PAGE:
EAs are in a position where they constantly need to upskill to keep pace with the modern world. But learning new skills and information is hard - what's the best way to do it?
Here are three ways you can make your learning efforts more effective.
You wouldn't try to eat a whole loaf of bread in one go, so why would you ever try and absorb an entire subject at once? Key to effective learning is breaking whatever it is you're trying to master into chunks. Think of the way information is broken up in a textbook - it's split into chapters, the information organised in a fashion that can be understood sequentially. If you don't have a textbook to learn from, always try and learn the fundamentals first.
Retrieving a piece of information from your memory is one of the best ways to consolidate it in place. This is why only reading notes and highlighting is a poor way to study - the information washes over you, but you don't do any mental work to really lodge it in your brain.
This is why tests can be so useful - they force you to plumb the depths of your memory to retrieve the answers. Think of it like checking whether all the books in a library are on the shelf. Only when you go to retrieve one do you find out that it might be missing. When you test, you can fix the gaps that you might not have otherwise known existed.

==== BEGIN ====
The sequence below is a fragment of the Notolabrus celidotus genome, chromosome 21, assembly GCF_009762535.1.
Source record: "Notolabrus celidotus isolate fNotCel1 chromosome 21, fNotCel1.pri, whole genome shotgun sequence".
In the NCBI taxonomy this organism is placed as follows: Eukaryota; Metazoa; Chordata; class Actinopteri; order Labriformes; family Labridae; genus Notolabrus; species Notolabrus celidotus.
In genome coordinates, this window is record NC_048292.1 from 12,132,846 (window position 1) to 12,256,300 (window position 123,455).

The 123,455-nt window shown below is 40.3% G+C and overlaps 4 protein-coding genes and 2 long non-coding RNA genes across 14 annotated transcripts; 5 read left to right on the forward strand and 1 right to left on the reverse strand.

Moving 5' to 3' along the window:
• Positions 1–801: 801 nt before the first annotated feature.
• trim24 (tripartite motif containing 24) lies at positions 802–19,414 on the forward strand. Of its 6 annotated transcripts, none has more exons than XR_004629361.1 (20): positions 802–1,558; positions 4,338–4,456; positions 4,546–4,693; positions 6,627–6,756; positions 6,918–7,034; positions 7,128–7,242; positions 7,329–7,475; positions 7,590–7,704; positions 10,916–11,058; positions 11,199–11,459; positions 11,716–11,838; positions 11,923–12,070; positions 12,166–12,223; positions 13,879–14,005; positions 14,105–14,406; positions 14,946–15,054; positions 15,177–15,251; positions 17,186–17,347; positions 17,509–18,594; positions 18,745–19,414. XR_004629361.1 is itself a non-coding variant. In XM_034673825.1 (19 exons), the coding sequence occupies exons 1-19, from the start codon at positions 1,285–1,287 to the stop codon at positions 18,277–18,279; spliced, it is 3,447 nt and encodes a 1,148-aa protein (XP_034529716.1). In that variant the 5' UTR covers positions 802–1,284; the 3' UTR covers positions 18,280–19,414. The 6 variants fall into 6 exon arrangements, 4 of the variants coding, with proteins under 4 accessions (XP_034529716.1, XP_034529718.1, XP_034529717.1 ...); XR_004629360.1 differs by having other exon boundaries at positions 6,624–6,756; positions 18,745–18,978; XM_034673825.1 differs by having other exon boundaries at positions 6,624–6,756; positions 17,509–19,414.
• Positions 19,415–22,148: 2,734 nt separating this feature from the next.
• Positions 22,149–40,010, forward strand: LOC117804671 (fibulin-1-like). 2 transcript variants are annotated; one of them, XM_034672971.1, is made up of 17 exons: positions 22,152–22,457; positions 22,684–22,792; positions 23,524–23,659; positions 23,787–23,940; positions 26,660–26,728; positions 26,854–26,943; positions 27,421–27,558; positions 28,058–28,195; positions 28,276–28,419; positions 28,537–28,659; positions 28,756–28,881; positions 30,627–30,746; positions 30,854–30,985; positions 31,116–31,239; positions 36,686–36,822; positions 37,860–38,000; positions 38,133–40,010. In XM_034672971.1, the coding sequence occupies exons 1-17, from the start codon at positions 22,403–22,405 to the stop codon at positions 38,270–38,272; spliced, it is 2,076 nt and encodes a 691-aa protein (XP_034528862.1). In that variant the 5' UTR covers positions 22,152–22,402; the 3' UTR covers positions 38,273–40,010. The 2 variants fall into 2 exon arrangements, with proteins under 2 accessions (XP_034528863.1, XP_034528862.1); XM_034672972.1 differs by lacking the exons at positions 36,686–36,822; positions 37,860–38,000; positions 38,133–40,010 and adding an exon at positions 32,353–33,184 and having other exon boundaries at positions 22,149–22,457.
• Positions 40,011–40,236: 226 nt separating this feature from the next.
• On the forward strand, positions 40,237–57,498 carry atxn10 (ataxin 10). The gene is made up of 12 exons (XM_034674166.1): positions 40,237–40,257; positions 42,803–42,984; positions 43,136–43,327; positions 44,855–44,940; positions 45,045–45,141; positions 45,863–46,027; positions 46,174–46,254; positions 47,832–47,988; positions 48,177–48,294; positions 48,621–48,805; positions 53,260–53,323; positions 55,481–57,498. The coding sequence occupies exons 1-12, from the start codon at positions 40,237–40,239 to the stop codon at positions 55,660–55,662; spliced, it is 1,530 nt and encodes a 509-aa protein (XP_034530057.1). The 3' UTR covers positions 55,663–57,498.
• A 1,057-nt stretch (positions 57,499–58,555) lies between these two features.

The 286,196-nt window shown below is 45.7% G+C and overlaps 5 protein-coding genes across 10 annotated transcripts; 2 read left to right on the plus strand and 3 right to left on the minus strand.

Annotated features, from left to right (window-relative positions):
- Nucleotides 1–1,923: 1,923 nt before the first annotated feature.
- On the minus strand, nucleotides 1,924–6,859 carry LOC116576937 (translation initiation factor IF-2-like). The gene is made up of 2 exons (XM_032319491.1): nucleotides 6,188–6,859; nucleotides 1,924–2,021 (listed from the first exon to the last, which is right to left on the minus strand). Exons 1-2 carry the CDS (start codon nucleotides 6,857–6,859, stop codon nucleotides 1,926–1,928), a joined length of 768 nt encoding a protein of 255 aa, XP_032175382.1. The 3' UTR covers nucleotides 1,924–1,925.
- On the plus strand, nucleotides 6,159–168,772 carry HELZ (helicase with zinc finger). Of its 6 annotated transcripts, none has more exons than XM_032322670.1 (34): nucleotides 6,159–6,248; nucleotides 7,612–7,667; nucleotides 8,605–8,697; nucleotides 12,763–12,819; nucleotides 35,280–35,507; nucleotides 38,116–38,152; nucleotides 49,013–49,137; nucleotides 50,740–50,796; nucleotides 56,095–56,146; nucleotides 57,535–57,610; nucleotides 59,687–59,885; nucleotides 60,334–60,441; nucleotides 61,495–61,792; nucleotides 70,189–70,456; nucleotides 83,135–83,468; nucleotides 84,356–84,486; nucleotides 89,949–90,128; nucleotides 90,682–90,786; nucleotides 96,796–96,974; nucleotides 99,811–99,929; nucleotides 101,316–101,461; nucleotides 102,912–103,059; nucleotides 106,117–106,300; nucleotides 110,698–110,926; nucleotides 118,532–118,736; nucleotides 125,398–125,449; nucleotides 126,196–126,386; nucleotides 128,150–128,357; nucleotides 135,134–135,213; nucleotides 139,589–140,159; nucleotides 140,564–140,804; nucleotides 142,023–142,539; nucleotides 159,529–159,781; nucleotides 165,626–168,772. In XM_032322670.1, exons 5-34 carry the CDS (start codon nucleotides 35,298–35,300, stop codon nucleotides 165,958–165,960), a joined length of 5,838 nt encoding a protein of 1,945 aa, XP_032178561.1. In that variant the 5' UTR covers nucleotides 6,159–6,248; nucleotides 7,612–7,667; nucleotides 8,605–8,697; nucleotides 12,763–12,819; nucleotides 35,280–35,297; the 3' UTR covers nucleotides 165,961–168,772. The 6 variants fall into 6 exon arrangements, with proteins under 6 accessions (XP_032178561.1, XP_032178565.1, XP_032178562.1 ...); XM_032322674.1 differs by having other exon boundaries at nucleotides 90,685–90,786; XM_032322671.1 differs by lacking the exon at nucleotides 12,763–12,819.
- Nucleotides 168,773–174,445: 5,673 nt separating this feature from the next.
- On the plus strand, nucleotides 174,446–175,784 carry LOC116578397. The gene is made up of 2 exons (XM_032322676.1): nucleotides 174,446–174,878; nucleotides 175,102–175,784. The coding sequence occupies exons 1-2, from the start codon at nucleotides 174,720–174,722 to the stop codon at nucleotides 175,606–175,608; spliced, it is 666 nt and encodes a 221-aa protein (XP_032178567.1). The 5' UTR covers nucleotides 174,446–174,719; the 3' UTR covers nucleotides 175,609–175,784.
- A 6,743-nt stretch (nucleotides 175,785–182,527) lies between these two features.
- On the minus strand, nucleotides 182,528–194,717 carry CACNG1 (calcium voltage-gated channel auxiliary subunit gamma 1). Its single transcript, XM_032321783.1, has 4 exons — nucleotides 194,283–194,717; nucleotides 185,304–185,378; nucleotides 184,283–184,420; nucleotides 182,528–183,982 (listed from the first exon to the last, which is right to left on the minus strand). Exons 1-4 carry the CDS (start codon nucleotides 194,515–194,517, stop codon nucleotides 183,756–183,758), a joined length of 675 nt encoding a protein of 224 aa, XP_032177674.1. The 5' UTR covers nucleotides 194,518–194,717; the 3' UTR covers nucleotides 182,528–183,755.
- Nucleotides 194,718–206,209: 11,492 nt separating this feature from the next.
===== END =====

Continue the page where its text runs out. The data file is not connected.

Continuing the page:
A big part of mastering a topic is understanding how the pieces of the puzzle fit together. Even if you've mastered the individual parts, you need to understand how it all combines as a whole. One way to do this is to create a mind map that shows all the concepts and how they relate to each other.
Sometimes knowledge is multiplicative, not additive - your understanding grows proportionately more with each new thing learnt, because you begin to see the connections between the various pieces. This kind of knowledge that emerges from the interaction of other knowledge is very often the most valuable, because it's the most rare and difficult to obtain.
Expanding your knowledge base and skillset doesn't have to be a difficult chore if you know how to learn.